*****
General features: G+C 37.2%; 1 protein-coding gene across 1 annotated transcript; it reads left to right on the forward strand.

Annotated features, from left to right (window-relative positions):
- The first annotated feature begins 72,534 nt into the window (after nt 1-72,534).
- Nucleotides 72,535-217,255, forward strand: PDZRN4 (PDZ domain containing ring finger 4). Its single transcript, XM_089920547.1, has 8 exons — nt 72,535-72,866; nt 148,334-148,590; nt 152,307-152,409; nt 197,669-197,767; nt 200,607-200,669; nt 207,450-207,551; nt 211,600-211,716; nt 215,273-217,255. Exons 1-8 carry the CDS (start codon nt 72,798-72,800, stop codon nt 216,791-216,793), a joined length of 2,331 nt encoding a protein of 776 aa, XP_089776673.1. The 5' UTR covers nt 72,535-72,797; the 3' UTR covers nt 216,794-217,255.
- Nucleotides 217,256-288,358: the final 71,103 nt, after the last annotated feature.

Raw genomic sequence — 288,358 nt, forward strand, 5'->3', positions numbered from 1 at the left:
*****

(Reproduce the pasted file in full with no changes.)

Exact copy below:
General features: G+C 37.2%; 1 protein-coding gene across 1 annotated transcript; it reads left to right on the forward strand.

Annotated features, from left to right (window-relative positions):
- The first annotated feature begins 72,534 nt into the window (after nt 1-72,534).
- Nucleotides 72,535-217,255, forward strand: PDZRN4 (PDZ domain containing ring finger 4). Its single transcript, XM_089920547.1, has 8 exons — nt 72,535-72,866; nt 148,334-148,590; nt 152,307-152,409; nt 197,669-197,767; nt 200,607-200,669; nt 207,450-207,551; nt 211,600-211,716; nt 215,273-217,255. Exons 1-8 carry the CDS (start codon nt 72,798-72,800, stop codon nt 216,791-216,793), a joined length of 2,331 nt encoding a protein of 776 aa, XP_089776673.1. The 5' UTR covers nt 72,535-72,797; the 3' UTR covers nt 216,794-217,255.
- Nucleotides 217,256-288,358: the final 71,103 nt, after the last annotated feature.

Raw genomic sequence — 288,358 nt, forward strand, 5'->3', positions numbered from 1 at the left: